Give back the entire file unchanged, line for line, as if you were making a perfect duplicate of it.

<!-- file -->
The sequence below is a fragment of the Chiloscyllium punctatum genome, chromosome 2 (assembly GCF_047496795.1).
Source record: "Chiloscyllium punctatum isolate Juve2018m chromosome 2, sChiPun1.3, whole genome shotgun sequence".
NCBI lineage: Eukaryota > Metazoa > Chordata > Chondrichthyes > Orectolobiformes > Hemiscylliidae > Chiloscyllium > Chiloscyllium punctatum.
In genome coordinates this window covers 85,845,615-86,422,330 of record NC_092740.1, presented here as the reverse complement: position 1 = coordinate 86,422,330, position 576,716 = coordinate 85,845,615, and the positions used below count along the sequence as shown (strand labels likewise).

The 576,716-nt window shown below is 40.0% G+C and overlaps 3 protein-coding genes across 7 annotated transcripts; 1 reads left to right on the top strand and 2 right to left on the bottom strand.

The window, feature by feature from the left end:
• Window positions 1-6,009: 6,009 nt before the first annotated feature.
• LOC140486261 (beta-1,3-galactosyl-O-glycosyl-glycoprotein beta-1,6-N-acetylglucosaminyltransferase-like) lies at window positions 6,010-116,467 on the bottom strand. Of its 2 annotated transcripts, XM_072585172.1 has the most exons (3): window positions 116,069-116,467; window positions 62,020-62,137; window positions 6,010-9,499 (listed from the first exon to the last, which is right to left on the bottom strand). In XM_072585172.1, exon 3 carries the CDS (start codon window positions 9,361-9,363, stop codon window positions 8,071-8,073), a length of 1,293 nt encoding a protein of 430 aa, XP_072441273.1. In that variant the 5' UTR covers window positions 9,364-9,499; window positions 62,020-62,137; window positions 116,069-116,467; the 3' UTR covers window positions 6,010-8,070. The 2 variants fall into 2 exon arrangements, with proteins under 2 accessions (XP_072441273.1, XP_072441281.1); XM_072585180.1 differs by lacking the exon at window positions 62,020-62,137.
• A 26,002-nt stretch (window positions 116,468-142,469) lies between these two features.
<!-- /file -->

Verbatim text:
The sequence below is a fragment of the Chiloscyllium punctatum genome, chromosome 2 (assembly GCF_047496795.1).
Source record: "Chiloscyllium punctatum isolate Juve2018m chromosome 2, sChiPun1.3, whole genome shotgun sequence".
NCBI lineage: Eukaryota > Metazoa > Chordata > Chondrichthyes > Orectolobiformes > Hemiscylliidae > Chiloscyllium > Chiloscyllium punctatum.
In genome coordinates this window covers 85,845,615-86,422,330 of record NC_092740.1, presented here as the reverse complement: position 1 = coordinate 86,422,330, position 576,716 = coordinate 85,845,615, and the positions used below count along the sequence as shown (strand labels likewise).

The 576,716-nt window shown below is 40.0% G+C and overlaps 3 protein-coding genes across 7 annotated transcripts; 1 reads left to right on the top strand and 2 right to left on the bottom strand.

The window, feature by feature from the left end:
• Window positions 1-6,009: 6,009 nt before the first annotated feature.
• LOC140486261 (beta-1,3-galactosyl-O-glycosyl-glycoprotein beta-1,6-N-acetylglucosaminyltransferase-like) lies at window positions 6,010-116,467 on the bottom strand. Of its 2 annotated transcripts, XM_072585172.1 has the most exons (3): window positions 116,069-116,467; window positions 62,020-62,137; window positions 6,010-9,499 (listed from the first exon to the last, which is right to left on the bottom strand). In XM_072585172.1, exon 3 carries the CDS (start codon window positions 9,361-9,363, stop codon window positions 8,071-8,073), a length of 1,293 nt encoding a protein of 430 aa, XP_072441273.1. In that variant the 5' UTR covers window positions 9,364-9,499; window positions 62,020-62,137; window positions 116,069-116,467; the 3' UTR covers window positions 6,010-8,070. The 2 variants fall into 2 exon arrangements, with proteins under 2 accessions (XP_072441273.1, XP_072441281.1); XM_072585180.1 differs by lacking the exon at window positions 62,020-62,137.
• A 26,002-nt stretch (window positions 116,468-142,469) lies between these two features.